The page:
The family of a dying patient at a Florida hospital has filed an emergency appeal they hope will overturn a lower court’s decision and force Mayo Clinic to give their preferred treatment for COVID-19.
Judge Marianne Aho of Florida’s Fourth Judicial Circuit ruled against the family during an emergency hearing on Dec. 30.
In her order, Aho wrote that attorneys for the family of Daniel Pisano “have not established that the rights of privacy, self-determination, or any other right, entitles them to” the injunction they were seeking.
But attorneys for the family insist the Florida Patient’s Bill of Rights gives Daniel Pisano’s family the right to choose his treatment.
The patient’s son and his wife of 51 years have power of attorney giving them the legal right to make medical decisions for him while he is unconscious. And that includes the right to choose his treatment, argue their attorneys, Nick Whitney, of Jacksonville, and Jeff Childers, of Gainesville.
But they’re running out of time to provide life-saving treatment, according to the family’s trusted doctor, who’s reviewing Pisano’s chart through an online portal.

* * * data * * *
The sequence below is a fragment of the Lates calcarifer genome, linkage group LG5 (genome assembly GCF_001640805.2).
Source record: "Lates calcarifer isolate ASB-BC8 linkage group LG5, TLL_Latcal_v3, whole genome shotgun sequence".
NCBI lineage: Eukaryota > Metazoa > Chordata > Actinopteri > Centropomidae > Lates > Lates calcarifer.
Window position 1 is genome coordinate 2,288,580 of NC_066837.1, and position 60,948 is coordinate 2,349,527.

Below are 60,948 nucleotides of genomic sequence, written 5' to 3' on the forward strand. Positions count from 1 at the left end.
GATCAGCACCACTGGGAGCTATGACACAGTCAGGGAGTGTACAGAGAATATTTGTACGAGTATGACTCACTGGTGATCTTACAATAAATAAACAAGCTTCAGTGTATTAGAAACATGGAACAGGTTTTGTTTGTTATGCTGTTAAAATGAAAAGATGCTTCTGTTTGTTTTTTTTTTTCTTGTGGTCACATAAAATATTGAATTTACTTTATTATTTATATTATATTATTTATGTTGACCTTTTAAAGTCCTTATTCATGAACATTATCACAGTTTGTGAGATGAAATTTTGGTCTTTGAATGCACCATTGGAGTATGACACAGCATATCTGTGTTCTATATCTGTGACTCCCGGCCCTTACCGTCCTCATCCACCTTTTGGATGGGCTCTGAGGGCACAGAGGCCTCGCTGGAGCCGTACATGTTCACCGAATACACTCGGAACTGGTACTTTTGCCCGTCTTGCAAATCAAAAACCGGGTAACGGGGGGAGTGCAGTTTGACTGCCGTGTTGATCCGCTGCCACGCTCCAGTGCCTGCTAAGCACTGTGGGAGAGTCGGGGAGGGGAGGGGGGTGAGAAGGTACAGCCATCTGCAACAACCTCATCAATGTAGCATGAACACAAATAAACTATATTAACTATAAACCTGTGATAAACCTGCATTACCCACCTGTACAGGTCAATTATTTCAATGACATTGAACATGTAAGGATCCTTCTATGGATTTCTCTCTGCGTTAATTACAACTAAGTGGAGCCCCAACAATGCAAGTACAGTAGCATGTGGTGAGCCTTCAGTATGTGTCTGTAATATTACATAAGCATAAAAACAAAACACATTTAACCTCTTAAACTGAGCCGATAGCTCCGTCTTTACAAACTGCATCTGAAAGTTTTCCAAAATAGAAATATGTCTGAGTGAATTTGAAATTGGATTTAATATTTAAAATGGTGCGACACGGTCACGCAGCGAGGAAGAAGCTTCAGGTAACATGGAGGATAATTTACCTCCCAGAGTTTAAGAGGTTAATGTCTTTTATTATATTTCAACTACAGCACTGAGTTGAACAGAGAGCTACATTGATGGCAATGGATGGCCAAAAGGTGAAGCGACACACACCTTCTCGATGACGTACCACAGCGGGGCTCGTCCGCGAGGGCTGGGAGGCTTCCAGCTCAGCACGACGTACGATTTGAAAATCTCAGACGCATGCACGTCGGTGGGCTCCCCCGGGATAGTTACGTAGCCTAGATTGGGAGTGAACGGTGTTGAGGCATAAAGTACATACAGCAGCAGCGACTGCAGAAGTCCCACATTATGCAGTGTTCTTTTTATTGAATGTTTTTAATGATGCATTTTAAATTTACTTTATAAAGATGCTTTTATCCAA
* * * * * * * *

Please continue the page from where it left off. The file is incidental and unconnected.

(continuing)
The Pisano family’s attorneys filed an emergency appeal in Florida’s First District Court of Appeal late Jan. 9 that seeks to overturn Judge Aho’s decision. At the time of publication, a hearing had not been set, and Mayo Clinic had not filed a response to the lawsuit.
Mayo Clinic has not responded to requests from The Epoch Times for comment on the case and the organization’s lawyers have requested that their communications in the case be sealed.
The use of ventilators seem to push patients on to a path of death, says Dr. Eduardo Balbona, the independent Jacksonville doctor helping the Pisano family.
“In New York, over 65 ICU ventilated patients [had] a mortality of 97 percent,” he testified before Judge Aho.
“I know in [Ascension’s] St. Vincent’s [Southside Hospital in Jacksvonille, in the] ICU, Delta last summer had a mortality of 93 percent. It’s very hard to get those kind of mortality levels from the virus itself. I believe the treatment we’re using is doing harm.”
Balbona was trained at the National Naval Medical Center and was an official doctor providing care for members Congress at the U.S. Capitol. Because he is not officially associated with Mayo Clinic, he cannot provide care to Pisano there.
His hope is that a judge will order Mayo Clinic doctors to provide the treatment he’s prescribed, allowing Pisano to be weaned from the ventilator and discharged. Only then would the Pisano family be free to follow his directives. His experience treating seriously ill patients leads him to believe Pisano could improve quickly, once started on the protocol he has recommended.
By Nanette Holt